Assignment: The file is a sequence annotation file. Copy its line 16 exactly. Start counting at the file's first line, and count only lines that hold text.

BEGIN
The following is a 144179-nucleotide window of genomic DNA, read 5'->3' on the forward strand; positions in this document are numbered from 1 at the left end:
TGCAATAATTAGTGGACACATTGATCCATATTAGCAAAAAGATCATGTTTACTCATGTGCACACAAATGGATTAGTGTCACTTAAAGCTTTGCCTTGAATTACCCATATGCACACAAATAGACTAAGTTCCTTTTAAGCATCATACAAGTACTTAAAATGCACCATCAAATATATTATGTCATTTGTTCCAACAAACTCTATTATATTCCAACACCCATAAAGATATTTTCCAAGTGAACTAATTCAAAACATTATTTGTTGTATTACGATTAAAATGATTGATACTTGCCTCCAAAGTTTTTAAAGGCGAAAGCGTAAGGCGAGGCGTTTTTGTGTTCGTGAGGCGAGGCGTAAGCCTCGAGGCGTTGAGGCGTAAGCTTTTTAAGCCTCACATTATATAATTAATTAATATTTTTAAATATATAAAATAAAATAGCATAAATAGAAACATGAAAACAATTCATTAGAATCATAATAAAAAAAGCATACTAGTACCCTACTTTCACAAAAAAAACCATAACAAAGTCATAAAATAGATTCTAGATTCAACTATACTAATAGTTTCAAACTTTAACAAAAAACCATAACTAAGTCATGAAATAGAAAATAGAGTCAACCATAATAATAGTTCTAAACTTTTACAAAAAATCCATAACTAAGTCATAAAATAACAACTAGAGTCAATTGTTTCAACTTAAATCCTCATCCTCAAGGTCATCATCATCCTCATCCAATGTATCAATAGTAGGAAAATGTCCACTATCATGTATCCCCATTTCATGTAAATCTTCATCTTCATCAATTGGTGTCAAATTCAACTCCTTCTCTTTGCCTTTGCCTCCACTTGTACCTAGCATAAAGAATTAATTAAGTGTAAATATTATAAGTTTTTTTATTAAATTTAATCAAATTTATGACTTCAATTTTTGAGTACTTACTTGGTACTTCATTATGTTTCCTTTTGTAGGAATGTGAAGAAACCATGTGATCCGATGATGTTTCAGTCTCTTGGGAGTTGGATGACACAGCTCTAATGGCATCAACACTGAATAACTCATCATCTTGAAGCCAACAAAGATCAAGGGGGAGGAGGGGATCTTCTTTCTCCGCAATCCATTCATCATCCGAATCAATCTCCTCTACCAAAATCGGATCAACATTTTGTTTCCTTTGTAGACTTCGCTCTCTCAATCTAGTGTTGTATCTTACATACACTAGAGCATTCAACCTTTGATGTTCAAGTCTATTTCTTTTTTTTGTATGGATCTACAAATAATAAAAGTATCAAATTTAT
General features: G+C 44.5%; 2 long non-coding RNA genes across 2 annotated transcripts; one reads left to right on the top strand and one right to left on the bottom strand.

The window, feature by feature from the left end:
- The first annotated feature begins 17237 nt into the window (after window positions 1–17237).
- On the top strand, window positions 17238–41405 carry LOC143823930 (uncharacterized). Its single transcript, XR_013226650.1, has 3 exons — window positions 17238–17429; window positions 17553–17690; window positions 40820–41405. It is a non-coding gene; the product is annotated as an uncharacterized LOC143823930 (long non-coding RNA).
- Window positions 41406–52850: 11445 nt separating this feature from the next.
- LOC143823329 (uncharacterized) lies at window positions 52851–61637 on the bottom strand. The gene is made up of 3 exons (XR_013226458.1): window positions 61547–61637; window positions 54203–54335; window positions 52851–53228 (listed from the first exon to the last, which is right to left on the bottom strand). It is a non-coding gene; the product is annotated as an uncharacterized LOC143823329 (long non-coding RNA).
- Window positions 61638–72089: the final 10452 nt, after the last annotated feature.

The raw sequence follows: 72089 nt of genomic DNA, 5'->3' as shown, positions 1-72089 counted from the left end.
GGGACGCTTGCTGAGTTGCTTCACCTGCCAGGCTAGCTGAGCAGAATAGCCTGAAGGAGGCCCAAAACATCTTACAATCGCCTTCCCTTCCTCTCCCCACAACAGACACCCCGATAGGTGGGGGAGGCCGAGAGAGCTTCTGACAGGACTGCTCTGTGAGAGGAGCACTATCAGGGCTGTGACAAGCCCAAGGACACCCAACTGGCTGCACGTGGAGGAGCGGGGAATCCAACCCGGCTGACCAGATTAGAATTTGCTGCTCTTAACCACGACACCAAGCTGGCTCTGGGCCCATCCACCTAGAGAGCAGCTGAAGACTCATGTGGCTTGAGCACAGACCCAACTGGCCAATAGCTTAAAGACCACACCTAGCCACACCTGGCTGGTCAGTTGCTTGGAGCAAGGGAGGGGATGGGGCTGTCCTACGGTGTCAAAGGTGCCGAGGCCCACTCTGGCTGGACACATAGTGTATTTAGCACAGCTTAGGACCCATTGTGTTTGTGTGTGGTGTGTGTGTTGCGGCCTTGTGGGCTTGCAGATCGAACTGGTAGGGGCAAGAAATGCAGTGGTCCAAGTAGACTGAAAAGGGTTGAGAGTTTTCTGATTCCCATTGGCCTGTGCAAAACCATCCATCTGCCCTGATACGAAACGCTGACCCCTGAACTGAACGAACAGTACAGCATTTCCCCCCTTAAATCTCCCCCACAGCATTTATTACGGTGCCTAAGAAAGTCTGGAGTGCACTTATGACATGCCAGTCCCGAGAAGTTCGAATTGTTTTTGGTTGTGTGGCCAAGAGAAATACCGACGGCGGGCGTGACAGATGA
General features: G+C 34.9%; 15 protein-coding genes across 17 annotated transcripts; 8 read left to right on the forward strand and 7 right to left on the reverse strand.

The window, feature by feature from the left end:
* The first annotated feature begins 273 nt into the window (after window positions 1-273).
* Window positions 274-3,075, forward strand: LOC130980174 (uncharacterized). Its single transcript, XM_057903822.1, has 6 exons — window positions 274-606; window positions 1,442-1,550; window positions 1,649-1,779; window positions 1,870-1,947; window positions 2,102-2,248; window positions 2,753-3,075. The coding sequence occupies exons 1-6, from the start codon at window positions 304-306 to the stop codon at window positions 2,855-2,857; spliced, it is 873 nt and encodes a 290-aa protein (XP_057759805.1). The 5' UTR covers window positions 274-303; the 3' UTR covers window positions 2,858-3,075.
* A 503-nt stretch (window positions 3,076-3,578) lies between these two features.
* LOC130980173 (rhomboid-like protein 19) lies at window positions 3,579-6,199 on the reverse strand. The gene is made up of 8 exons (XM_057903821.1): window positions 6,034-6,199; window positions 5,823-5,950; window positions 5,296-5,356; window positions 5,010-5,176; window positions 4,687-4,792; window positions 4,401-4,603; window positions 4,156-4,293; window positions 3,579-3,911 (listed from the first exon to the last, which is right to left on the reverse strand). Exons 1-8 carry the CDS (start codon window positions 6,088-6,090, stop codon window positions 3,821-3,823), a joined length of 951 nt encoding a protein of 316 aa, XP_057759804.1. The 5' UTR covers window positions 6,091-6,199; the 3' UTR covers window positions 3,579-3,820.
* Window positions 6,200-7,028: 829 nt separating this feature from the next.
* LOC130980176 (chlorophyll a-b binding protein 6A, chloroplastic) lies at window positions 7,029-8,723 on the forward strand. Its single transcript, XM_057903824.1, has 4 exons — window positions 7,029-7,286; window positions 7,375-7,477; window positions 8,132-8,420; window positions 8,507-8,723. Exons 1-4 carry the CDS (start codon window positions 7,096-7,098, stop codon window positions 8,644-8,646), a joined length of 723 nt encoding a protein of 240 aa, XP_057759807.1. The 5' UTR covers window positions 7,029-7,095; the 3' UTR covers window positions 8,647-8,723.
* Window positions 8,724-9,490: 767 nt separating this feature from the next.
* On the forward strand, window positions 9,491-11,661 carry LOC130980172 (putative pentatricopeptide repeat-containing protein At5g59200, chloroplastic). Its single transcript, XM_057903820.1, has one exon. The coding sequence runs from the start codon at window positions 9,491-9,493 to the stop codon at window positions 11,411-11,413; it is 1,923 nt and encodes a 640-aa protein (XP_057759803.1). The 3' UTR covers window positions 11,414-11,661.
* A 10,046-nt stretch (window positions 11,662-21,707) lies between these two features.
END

* A 503-nt stretch (window positions 3,076-3,578) lies between these two features.